where PD and RD are penetration depth and recovery depth, respectively. Figure 2a shows the schematic of the nanoimprint lithography process for polystyrene. Herein the spherical indenter causes plastic deformation of the PS, which results in a permanent set of indenters in the substrate. Figure 2b depicts the comparative cross-section area when comparing cylindrical versus spherical indenters. The hoop stress of both the cylindrical and spherical indenters would exert a force circumferentially (perpendicular both to the axis and radius of the object) in both directions on the polystyrene chains. However, conventional NIL molds with a square profile or linear grating patterns will exert force perpendicular to the mold loading direction. Thus, the stress distribution pattern and resultant polymer deformation behavior are closely dependent on the NIL mold geometry. In this research, we investigate the deformation behavior of the spherical NIL mold based on variations in indenter size and applied force.

2.3. Importance of Glass Transition Temperature

Choosing a suitable glass transition temperature (Tg) for the polymers is important to produce high quality imprints. Tg is identified by plotting the specific volume of the polymer as a function of temperature. When the slope changes, thermal transitions occur [42]. The literature [42] states that the Tg of PS can range from 323–373 K. Figure 3 shows that the onset of thermal transitions appeared at about 360 K and continued through about 380 K. This preliminary simulation was essential to be able to determine the Tg value for simulations.

2.4. Molecular Dynamics Simulation

In this research, spherical indenters were used to deform the PS resist material. The indenters were treated as a rigid body with no adhesion interaction with the PS resist. Figure 2 presents an overview of the NIL process. The indenter was initiated at a fixed distance away from the resist (Figure 2a). After the temperature was ramped up to the Tg of PS [42], the indenter was lowered into the resist material. The indenter force, size, and initial position are parameters that govern movement of the indenter. The indenter force was varied to evaluate its effect on the deformation behavior of the polymer. Once the indenter had penetrated the resist, it continued its descent until it was held in place for a fixed duration of time. Before the indenter was removed from the resist, the temperature of the entire system was cooled down to room temperature (~300 K) [43].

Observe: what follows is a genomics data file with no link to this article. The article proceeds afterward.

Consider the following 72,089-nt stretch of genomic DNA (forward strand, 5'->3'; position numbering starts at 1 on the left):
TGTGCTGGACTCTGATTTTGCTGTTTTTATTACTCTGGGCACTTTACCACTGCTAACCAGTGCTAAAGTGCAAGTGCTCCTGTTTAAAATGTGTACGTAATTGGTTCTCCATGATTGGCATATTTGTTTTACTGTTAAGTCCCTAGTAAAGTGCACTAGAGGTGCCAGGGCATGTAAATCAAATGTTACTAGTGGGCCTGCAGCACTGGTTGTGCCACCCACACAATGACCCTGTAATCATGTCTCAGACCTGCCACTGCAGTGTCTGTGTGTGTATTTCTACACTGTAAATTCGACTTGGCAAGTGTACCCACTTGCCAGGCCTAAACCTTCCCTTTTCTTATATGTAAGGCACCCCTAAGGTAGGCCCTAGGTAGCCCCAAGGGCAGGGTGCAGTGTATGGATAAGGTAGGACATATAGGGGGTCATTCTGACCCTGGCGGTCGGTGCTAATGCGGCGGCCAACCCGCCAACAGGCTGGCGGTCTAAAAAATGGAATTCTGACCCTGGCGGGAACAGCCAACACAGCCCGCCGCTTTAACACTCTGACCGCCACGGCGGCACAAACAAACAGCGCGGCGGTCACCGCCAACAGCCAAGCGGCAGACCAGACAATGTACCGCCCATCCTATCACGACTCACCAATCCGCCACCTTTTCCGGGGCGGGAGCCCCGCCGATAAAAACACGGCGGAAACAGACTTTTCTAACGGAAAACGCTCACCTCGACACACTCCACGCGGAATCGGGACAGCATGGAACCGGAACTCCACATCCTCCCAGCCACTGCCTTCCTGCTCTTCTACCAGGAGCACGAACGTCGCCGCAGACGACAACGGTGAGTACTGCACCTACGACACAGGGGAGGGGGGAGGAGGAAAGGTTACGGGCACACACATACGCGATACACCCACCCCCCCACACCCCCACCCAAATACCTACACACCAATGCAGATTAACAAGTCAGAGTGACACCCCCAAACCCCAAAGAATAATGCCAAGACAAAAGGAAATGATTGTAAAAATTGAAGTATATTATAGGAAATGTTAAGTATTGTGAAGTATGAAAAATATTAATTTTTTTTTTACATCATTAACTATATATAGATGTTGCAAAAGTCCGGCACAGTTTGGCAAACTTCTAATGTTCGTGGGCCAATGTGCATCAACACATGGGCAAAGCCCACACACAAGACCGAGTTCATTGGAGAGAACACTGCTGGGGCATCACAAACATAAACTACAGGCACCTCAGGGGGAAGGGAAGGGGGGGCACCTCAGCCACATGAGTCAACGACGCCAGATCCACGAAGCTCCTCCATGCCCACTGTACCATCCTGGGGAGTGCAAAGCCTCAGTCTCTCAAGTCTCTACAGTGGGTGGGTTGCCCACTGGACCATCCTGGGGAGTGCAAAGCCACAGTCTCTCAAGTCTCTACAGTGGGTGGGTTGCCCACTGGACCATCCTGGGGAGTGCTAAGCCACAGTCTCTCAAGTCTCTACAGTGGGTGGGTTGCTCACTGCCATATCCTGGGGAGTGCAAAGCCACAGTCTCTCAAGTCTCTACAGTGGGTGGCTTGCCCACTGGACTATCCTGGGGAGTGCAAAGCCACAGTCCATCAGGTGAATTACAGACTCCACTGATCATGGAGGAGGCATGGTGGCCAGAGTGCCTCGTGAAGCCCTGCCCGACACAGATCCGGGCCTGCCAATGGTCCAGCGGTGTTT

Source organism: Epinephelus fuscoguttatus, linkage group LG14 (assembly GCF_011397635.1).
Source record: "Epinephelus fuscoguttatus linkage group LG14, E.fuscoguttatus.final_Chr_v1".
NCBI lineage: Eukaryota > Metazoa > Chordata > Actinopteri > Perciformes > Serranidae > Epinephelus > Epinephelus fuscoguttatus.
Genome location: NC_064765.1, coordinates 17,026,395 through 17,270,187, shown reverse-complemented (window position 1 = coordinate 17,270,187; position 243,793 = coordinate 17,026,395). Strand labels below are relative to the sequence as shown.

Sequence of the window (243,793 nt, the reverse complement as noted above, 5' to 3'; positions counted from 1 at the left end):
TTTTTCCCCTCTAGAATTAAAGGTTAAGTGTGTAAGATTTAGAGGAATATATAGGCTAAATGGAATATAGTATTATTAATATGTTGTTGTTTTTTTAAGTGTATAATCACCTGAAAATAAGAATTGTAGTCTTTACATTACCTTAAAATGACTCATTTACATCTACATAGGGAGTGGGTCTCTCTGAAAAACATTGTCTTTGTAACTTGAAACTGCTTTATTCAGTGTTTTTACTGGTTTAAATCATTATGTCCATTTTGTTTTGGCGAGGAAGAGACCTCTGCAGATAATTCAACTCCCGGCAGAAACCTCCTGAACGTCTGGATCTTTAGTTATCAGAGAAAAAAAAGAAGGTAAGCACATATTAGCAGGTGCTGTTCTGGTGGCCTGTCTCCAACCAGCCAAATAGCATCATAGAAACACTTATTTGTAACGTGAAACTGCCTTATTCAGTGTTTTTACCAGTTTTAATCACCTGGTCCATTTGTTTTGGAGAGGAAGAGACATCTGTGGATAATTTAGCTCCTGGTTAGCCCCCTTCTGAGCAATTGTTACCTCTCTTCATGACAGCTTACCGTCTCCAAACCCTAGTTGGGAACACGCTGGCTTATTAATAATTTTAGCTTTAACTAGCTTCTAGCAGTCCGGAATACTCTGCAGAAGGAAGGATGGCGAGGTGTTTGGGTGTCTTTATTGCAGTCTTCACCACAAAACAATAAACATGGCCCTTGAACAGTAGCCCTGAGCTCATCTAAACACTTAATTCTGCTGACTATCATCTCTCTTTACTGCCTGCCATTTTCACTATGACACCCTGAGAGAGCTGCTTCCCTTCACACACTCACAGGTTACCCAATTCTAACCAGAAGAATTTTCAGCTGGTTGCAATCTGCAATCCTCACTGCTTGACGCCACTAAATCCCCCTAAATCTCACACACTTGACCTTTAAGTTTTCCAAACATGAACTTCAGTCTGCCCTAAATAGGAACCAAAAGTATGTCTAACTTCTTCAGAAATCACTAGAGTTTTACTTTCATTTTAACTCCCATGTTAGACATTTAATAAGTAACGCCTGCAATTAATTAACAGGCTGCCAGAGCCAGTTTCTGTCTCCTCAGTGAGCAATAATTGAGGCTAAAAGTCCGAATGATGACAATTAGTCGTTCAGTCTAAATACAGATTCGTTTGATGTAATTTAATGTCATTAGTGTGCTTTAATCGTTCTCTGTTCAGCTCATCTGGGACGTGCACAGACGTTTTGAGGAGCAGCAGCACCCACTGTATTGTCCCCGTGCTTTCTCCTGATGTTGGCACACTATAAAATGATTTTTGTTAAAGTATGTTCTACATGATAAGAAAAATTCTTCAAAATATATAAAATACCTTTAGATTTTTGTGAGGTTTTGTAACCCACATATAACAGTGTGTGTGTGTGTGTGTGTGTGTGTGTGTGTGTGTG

The constant-energy, constant-volume ensemble (NVE) boundary conditions were applied to simulations with a time step of 0.005 fs. The units assigned to the model were LAMMPS “real.” The type of indenter used was modeled after a spherical mold. Figure 3 shows the actual temperature distribution throughout the NIL process. The simulation had an initial stabilization phase of 50,000 time steps. Temperature was ramped up to room temperature (298 K) over 15,000 time steps. Following this initial temperature rise, temperature was ramped up above the Tg of PS (373 K) for 50,000 time steps. In the next phase, temperature was kept constant at 373 K for 50,000 time steps. The indenter was lowered into the resist material while holding temperature constant at 373 K for 60,500 time steps. When the indenter reached the lowest point in the resist material, the temperature was cooled from 373 to 298 K for 50,000 time steps. After the system attained room temperature, the mold was retracted from the PS resist. Finally, after mold removal, the system was allowed to stabilize for 80,000 time steps.
The OVITO visualization program was used to analyze molecular interactions [44]. Important physical characteristics such as displacement and position of the PS molecules were used to make inferences about indentation, penetration, and recovery behavior of the resist. The results were post-processed using Microsoft Excel and MATLAB. OVITO was used to track the displacements of the polymer chains. These output metrics were exported to MATLAB, and a custom code was developed to track the molecules directly beneath the lowest point of the spherical mold and surface molecules on the top of the resist material [45].

3. Results